Back on August 1st, Fitch, one of the three main credit rating agencies, downgraded the U.S. government debt to its second highest rating, AA+. This move was based on their
expectation for further economic deterioration of the next three years in terms of debt burden. The move was not a surprise after Fitch warned in June that a downgrade was an
option even after the debt ceiling resolution. The warnings from Fitch went back years, not just a couple months. But the move reminded investors of 2011, when Standard and Poors downgraded the U.S. debt to AA+ and the S&P500 sold off 19% peak to trough. Therefore, we understand why investors were jittery when they heard the Fitch news. But the market reaction was subdued with a selloff of 2% during the three days following the news, when many in the analyst community were already calling for a pullback.

This all begs the question, what is different this time? One reason, we have been here before, which should limit ripple effects in terms of further market reaction. Standard and Poors arguably carries more weight than Fitch and already made this move 12 years ago. Back then, S&P noted on the downgrade that the plan Congress and the Administration agreed to fell short of what, in their view, would be necessary to stabilize the government’s medium-term debt dynamics. This was said in 2012. While that development came as an initial surprise to markets back then, stocks recovered in short order with the S&P 500 Index rebounding and finishing up the year more than 12% off those lows before seeing more gains during the first quarter of 2012.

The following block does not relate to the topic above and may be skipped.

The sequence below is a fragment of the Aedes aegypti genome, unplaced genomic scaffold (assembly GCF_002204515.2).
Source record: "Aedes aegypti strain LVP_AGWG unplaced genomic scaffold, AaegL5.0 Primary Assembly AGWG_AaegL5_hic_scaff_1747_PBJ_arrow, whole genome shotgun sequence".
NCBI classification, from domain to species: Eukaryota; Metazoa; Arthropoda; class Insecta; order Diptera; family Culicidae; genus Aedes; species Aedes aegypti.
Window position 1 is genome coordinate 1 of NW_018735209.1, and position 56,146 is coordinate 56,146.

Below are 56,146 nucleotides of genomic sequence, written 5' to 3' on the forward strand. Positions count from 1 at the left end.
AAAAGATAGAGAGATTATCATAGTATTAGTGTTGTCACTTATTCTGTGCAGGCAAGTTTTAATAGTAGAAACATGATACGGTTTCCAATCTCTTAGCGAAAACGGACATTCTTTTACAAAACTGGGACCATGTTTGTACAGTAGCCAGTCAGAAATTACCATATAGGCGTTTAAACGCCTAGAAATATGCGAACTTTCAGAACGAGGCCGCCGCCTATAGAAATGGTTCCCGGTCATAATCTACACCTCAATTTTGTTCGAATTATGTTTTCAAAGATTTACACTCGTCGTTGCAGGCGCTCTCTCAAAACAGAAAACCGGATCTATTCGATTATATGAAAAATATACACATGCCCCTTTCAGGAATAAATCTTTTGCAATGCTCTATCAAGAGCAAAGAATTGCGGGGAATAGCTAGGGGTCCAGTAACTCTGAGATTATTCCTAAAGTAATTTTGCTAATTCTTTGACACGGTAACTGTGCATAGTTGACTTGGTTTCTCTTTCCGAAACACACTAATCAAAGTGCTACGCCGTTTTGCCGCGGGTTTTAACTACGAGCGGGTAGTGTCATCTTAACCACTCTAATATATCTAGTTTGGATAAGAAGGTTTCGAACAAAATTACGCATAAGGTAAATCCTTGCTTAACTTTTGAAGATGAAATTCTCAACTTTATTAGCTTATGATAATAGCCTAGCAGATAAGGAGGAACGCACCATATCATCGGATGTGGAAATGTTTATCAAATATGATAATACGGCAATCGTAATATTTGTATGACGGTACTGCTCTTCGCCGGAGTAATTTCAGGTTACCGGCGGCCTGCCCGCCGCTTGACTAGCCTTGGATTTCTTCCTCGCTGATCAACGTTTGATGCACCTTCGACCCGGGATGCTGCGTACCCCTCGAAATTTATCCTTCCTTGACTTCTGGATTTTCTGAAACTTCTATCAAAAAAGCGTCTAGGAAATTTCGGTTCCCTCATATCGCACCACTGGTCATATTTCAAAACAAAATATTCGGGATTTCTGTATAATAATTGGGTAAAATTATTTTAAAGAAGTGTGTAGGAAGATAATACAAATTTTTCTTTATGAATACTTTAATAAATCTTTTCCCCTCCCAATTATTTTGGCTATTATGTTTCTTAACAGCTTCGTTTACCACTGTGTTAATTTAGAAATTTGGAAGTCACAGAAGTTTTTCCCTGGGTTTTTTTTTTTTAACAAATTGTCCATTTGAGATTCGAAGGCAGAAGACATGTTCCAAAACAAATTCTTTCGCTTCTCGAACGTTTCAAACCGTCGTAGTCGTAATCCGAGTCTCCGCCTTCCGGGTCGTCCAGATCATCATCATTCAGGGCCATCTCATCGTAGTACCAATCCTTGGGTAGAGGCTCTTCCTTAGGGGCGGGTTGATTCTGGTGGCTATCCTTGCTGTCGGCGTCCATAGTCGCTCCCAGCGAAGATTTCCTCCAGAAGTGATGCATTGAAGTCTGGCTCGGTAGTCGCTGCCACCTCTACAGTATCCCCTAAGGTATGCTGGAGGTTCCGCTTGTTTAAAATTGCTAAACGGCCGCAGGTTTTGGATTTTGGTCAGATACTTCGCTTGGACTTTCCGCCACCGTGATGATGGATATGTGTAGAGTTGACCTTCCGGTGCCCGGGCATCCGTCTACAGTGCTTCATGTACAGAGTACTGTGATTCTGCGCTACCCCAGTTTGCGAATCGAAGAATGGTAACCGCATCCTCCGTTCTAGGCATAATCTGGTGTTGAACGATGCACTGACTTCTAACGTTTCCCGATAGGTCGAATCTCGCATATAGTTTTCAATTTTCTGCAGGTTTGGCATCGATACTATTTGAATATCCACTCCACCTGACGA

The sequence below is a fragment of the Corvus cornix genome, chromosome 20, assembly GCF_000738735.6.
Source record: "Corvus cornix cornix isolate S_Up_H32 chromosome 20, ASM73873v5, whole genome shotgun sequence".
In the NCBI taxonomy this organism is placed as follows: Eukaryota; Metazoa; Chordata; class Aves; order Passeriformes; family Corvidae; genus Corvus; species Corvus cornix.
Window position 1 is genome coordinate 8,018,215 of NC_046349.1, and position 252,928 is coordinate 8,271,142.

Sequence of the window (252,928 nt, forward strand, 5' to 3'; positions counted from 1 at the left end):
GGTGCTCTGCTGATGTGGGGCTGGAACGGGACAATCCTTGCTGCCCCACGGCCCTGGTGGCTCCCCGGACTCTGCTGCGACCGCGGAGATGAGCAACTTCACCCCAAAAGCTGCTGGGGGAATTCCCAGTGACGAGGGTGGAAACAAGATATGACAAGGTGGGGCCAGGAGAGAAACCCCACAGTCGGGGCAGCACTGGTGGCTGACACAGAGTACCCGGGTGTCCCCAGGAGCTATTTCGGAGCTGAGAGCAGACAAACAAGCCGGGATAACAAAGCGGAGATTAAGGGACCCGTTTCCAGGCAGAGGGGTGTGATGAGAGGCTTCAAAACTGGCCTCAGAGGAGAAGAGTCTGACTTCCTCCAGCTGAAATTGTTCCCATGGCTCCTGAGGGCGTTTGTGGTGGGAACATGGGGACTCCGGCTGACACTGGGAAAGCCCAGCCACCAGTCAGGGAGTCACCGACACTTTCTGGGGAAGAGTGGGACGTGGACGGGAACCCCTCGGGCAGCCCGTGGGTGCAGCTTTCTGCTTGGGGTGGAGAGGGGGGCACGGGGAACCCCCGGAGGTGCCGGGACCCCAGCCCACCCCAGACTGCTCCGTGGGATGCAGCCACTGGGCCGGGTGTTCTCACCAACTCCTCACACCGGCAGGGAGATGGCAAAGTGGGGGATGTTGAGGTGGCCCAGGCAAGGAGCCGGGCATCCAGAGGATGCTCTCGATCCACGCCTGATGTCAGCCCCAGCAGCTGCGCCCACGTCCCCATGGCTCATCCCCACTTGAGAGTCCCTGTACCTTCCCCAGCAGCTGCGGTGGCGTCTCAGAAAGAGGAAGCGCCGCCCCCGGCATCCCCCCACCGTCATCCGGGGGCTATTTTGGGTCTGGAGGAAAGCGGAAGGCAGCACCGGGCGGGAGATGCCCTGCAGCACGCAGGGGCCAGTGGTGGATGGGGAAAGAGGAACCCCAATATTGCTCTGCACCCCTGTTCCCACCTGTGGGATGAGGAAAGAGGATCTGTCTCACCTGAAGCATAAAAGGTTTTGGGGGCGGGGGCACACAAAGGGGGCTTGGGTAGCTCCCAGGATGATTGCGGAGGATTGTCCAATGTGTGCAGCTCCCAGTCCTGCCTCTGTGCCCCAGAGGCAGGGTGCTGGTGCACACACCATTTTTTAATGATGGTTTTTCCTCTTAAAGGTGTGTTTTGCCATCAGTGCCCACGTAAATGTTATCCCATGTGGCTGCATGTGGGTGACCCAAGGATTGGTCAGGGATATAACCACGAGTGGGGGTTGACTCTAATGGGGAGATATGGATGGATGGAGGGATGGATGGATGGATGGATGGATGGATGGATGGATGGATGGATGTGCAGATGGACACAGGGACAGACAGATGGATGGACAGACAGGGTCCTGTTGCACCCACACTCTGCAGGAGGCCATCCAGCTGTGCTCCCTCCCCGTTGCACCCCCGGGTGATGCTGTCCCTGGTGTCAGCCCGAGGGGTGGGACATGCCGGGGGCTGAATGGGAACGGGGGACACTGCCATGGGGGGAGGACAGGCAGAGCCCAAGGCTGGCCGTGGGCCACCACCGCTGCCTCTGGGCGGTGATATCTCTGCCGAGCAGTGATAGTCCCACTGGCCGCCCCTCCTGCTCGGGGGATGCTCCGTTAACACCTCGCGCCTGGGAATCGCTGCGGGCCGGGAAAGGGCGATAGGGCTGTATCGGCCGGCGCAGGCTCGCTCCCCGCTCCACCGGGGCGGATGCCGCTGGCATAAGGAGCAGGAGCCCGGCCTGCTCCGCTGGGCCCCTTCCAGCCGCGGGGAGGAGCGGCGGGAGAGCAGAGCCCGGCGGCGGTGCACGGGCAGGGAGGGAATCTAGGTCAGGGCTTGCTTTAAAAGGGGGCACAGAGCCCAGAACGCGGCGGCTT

Finally, for those worried that gains in the broad market have been driven by only a handful of stocks, stock market leadership has started to broaden out. We believe that is a necessary
condition for the next leg of this bull market. Small cap stocks fared better than large caps in July and the average stock in the S&P 500 rose more than the index over the past two
months. We see areas of opportunity in sectors like industrials, energy, healthcare, and technology and we advocate for dollar cost averaging; simply investing at regular intervals
over a period of time. This is a great approach as it takes emotions off the table. Take advantage of dips that will inevitably come and use volatility as an opportunity to get back to
long-term target allocations. Again, stay true to your long-term goals and investment plan.

And always, stay safe, and stay the course.


Scott A. Shaw, CFA®, CFP®
CIO | Chief Investment Officer